Panel Highlights – Reports on each session featuring key takeaways from each panel
Dr. David Farber
Adjunct Professor of Internet Studies and Distinguished Career Professor of Computer Science, school of Computer Science and Adjunct Professor of Engineering and Public Policy, College of Engineering, Carnegie Mellon University.
Prof. Farber has long been a prominent defender of the Internet and has been involved in both critical policy and technology deliberations, including his role as Chief Technologist for the FCC; mentor to many Internet pioneers and as an adviser to companies and governments.
His students, including Jon Postel, Paul Mockapetris and David Sincoskie, among others, have contributed much towards making the Internet a vital economic and political force. Farber played a key role in many systems that converged into today’s Internet, including the National Science Foundation’s CSNet, in addition to helping to plan and develop NSFNet and NREN, efforts that led to the development of the current commercial Internet.
Ambassador Daniel A. Sepulveda
U.S. Coordinator for International Communications and Information Policy, U.S. Department of State
Ambassador Daniel A. Sepulveda serves as Deputy Assistant Secretary of State and U.S. Coordinator for International Communications and Information Policy. In this capacity, Sepulveda has served as a Vice Chair to the 2016 OECD Ministerial Meeting on the Digital Economy, and as the lead U.S. negotiator for the 2015 World Summit on Information Society (WSIS) +10 Review, a United Nations General Assembly High-Level Meeting. Sepulveda led the U.S. delegation to the International Telecommunication Union (ITU) Busan Plenipotentiary Conference in 2014 and the ITU World Telecommunication Policy Forum in 2013, and has served as the lead coordinator for multiple bilateral dialogues with international counterparts.
Prior to joining the State Department in 2012, Sepulveda served as a Senior Advisor and member of Senator John Kerry’s senior management team. In that role, his portfolio included managing issues related to commerce, trade, and business, including Senator Kerry’s work as Chairman of the Commerce Subcommittee on Communications, Technology, and the Internet.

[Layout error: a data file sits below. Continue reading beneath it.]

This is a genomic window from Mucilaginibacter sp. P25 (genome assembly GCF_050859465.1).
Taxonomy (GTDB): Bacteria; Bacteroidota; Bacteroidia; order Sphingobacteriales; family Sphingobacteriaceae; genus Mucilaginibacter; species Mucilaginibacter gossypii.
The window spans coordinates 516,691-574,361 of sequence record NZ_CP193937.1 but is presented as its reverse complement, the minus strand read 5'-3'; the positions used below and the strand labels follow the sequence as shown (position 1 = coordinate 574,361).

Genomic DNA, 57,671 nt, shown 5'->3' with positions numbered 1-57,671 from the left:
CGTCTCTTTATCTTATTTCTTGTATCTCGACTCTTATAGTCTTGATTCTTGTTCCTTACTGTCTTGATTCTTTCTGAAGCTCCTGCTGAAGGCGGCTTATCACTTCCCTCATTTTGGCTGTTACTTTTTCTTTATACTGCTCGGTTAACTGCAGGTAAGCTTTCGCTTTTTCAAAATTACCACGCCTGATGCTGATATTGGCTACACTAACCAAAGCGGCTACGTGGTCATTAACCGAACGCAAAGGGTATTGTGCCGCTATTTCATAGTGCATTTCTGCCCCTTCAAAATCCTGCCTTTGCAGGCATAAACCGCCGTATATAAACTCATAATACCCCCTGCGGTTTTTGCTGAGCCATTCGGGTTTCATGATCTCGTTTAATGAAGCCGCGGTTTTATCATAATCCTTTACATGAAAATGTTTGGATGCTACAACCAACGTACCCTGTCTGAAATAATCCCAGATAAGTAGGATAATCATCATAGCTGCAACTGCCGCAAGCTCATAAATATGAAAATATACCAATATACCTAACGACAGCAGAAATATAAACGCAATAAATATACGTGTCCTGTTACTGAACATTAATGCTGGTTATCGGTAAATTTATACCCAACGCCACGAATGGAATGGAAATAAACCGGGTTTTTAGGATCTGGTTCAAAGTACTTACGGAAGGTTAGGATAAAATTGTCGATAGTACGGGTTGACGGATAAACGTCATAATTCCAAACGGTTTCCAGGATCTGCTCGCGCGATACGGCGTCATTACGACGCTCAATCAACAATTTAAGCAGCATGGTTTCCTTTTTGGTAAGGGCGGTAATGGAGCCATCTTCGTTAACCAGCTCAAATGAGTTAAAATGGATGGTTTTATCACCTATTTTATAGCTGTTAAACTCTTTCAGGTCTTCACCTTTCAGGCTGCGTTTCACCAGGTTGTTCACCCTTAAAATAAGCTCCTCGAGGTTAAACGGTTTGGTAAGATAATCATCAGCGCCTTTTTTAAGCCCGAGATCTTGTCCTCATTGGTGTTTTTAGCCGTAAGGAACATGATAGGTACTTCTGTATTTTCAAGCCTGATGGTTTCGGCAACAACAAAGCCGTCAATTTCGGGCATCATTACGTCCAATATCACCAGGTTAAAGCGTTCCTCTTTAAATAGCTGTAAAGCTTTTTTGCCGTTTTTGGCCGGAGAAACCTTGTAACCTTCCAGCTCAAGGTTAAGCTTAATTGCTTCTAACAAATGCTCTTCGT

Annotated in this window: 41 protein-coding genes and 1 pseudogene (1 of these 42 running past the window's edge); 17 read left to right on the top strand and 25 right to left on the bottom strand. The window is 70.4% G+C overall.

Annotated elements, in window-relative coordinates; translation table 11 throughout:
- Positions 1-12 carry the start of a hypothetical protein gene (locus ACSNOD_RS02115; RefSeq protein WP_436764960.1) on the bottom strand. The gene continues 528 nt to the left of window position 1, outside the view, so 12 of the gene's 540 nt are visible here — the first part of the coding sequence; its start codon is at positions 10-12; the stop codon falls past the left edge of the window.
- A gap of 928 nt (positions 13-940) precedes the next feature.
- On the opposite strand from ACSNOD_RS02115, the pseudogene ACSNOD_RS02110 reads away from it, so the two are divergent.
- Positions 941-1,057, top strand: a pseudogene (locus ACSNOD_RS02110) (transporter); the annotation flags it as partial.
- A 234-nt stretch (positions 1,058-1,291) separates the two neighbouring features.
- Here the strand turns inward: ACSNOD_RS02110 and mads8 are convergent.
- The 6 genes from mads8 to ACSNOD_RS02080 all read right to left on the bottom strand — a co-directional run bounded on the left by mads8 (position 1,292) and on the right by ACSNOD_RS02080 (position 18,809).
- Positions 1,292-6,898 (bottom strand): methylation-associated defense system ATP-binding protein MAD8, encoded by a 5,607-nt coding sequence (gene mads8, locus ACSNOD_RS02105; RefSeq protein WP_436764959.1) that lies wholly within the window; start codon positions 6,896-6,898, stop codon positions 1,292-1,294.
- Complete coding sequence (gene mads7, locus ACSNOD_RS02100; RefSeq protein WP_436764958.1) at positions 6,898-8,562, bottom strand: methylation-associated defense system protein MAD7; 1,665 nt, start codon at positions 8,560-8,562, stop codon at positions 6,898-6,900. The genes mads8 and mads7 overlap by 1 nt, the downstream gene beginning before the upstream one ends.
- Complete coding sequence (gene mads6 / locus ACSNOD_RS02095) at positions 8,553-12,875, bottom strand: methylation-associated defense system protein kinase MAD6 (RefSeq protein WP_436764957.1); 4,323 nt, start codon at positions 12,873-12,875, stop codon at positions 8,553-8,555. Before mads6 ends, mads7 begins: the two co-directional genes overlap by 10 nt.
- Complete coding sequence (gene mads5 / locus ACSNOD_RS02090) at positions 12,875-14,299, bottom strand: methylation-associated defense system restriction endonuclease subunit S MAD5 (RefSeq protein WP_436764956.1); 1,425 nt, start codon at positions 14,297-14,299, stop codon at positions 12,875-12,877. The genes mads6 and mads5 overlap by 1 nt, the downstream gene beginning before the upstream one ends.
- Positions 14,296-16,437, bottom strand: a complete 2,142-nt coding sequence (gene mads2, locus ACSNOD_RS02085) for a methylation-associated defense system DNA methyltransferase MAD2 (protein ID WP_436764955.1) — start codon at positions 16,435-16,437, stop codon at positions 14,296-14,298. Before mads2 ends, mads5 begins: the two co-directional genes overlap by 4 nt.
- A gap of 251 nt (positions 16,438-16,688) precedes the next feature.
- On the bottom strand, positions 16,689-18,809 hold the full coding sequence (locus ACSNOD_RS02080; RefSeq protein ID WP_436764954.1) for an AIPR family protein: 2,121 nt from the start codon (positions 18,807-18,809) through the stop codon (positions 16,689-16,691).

To close out IGF-USA 2016, Dr. David Farber and Ambassador Daniel Sepulveda gave their reflection on the day. Dr. Farber began by discussing the profound impact that trade agreements, the TPP in particular, may have have on the Internet. He noted that there are certain policy within these agreements that do not have a clear means of implementation, highlighting the disconnect between technology and trade policy. He urged people to follow these developments, because issues such as data localization policies could have a meaningful, long-term impact on the way the Internet operates.
Dr. Farber also addressed the issue of Broadband Access and the underlying assumption that the speeds we have today will satisfy the needs of tomorrow. He posed that we may be approaching some significant changes in the Internet that are technically driven by advances in areas like virtual reality, which may have demands for speeds in the terabits range. He noted that our current protocols do not work well at those and that this was something that will need to be dealt with.
One of his biggest worries is that of security. He points out that while we have built an amazing infrastructure that powers our economy, safety, government, and more, but we do not have the ability to adequately secure it. In other words, we have critical resources running on resources that we cannot protect. He urged us to start paying attention to this issue, because it will be critical in the future of the Internet.
Ambassador Sepulveda began by speaking about the Global IGF and its important role as a venue for timely discussions on cross-cutting issues facing the Internet and noted the milestone achieved when at the WIS +10, the United Nations General Assembly agreed to renew the mandate of the IGF for ten years. He praised the IGF-USA for being just as timely and useful at a national level. He noted that there were a diverse set of voices and new approaches to existing discussions, such as finding room for both privacy and security, instead of looking for a balance that limits both.
He encouraged the work of the Sustainability Working Group and its efforts to ensure that the U.S. continues to play a meaningful role in the global discussions. When comparing the state of Internet governance to that of 2014, he pointed out all of important events that have passed that were viewed as potential threats to the multistakeholder model and that each time the community found a way to overcome it.
As we look forward to 2016 and beyond, he pointed to the IGF’s renewed mandate as an opportunity to ensure its growth and prosperity. He outlined all of the positive changes that the IGF has made in increasing transparency and producing more tangible outcomes. Another major opportunity is closing the digital divide through projects like the Global Connect Initiative, which has the goal of connecting an additional 1.5 billion people online globally by 2020.
Ambassador Sepulveda also stressed the importance of making the Internet p[olicy discussions more inclusive, particularly when it comes to the developing world, as well as young people and entrepreneurs. Ultimately, he expressed the importance of us to continue to engage in the discussions and to contribute to the future developments of the Internet to ensure its openness and all of the benefits that come along with that.
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